Beyond hard work and dedication, there is one important ingredient that aspiring Olympic swimmers need in order to reach their ultimate goal: a dedicated and fully committed coach.
Team Santa Monica (TSM) set out to find this type of coach for its program and found him in Australia. His name is Dave Kelsheimer and he has been coaching TSM since September 2010.
“I’m an American and saw an opportunity to be able to come home and build a program that could develop world class swimmers right here in Santa Monica,” Kelsheimer said. “There’s never been a program like this in Santa Monica and Los Angeles that can train swimmers from a young age to become national qualifiers that are of an NCAA and Olympic caliber.”
Kelsheimer started coaching when he was in high school. Over the past 10 years he has coached at the YMCA, he was captain of his swim team in college, and the Cayman Islands National Team. His swimmers have competed at the World Championships, Commonwealth Games, Pan America Games, and the Olympic Games.
“We are very lucky to have a world class swim coach in our town to coach TSM,” said Frank Siering, who has a 12-year-old daughter training with the Junior Olympics Group. “He has not only changed our entire program for the better but the confidence of our swimmers has flourished. He has shown results in just a short time far beyond our expectations. It’s once in a life time that you even see a coach of Dave’s caliber, but the fact that we have managed to bring him to Santa Monica to work with our swimmers is tremendous good fortune.”
In the time that he has been coaching at TSM, the team went from having one Junior National Qualifier to having four. When he started they had four to eight kids swimming Tuesday and Thursday mornings. Now there are 25 to 30 training eight times a week, and 15 of them training 10 times a week. He makes it clear to the kids that it takes eight to 10 training sessions a week to become a high performance swimmer. His method of coaching is to convey clearly about what it takes to reach a certain level. Then it is up to the swimmer to decide if they want to reach their goal.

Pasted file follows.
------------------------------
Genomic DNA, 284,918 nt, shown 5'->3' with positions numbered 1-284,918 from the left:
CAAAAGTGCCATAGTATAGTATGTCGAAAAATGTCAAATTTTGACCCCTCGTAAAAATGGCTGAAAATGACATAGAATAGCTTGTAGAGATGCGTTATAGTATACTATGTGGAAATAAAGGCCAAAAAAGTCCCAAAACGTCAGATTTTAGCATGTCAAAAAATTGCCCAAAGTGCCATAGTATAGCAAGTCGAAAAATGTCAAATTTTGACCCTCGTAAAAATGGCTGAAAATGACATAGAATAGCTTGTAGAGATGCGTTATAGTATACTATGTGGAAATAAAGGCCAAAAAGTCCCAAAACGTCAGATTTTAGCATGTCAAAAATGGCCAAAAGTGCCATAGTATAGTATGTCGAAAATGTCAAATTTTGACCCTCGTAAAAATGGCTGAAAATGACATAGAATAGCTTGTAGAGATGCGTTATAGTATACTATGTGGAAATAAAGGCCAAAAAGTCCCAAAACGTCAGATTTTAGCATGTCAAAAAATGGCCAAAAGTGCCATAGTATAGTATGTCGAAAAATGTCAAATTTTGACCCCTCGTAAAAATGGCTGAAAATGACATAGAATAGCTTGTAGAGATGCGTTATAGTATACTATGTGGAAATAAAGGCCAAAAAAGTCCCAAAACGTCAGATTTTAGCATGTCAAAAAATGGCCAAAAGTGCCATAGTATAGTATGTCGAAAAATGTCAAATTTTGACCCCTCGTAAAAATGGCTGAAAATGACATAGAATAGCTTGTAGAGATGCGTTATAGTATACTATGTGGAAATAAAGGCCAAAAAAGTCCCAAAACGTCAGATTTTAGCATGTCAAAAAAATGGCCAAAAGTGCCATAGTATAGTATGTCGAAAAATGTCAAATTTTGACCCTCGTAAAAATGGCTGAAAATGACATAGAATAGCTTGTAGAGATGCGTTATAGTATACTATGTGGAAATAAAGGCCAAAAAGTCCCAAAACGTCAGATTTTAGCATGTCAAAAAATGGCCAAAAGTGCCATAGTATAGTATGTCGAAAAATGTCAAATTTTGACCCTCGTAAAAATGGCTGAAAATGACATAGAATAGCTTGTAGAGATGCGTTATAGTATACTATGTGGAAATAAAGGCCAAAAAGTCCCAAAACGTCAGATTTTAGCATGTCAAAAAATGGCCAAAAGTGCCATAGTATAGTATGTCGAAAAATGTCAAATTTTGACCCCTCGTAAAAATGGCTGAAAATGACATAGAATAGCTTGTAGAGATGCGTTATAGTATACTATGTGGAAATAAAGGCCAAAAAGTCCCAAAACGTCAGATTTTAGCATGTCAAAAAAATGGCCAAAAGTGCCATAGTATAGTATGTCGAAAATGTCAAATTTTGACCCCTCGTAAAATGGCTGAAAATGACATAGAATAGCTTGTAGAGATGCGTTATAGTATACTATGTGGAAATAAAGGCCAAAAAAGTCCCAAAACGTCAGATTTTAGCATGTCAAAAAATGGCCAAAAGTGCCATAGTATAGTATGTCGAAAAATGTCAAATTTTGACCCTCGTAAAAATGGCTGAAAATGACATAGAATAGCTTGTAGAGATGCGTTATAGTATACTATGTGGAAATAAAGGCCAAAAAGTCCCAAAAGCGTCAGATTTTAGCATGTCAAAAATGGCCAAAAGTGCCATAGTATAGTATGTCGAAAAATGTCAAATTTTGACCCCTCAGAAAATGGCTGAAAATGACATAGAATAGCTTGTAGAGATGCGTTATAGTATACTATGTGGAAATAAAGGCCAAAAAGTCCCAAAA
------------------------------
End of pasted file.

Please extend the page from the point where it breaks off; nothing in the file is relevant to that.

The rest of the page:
“I enjoy the challenge of helping kids meet their goals,” Kelsheimer said, “and I tell them if they’re willing to put in the time, then I’m willing to do what it takes to help them to achieve their goal. It might take some longer than others, but anyone can get there if they’re willing to put in the time. Usually what happens is that they either aren’t willing or they don’t have the time to give.”
TSM are building a top-level program with the guidance of Kelsheimer to help. There is a staff of coaches for instruction, physical therapists to extend their movement limitations, strength coaches for building muscles and massage therapists to help those muscles, recover. Kelsheimer said it’s all part of the long-term goal.
He wants to make Team Santa Monica a recognizable brand big enough to have 30 to 40 of its swimmers competing at National Championship meets.
On June 11 there were five TSM swimmers competing at the Open Water National Championships in Florida. Among a field of 103 swimmers that included NCAA and open senior athletes, some in their thirties, Jordan Wilimovsky, 17, finished seventh; Max Halson, 16, finished 11th; Brendan Casey, 14, finished 28th; Andrew Hacker, 17, finished Hacker 43rd and Kurtis Rossie, 16, finished 77th.
“It was a great showing for these young swimmers who had never raced in open waters before. They did very well against some big guns and it’s only going to get better for them,” Kelsheimer said.
A coach who believes so strongly in his program, and even stronger in the kids that train under him, can bring positive results.
“I want us to have multiple swimmers competing at the 2016 Olympics in Rio De Janeiro, Brazil,” Kelsheimer said.
Coach Kelsheimer truly believes that it can happen and he is dedicated to TSM.
TSM will be competing this Saturday June 18 at the 19th Annual Flowers Sea Swim in the Cayman Islands.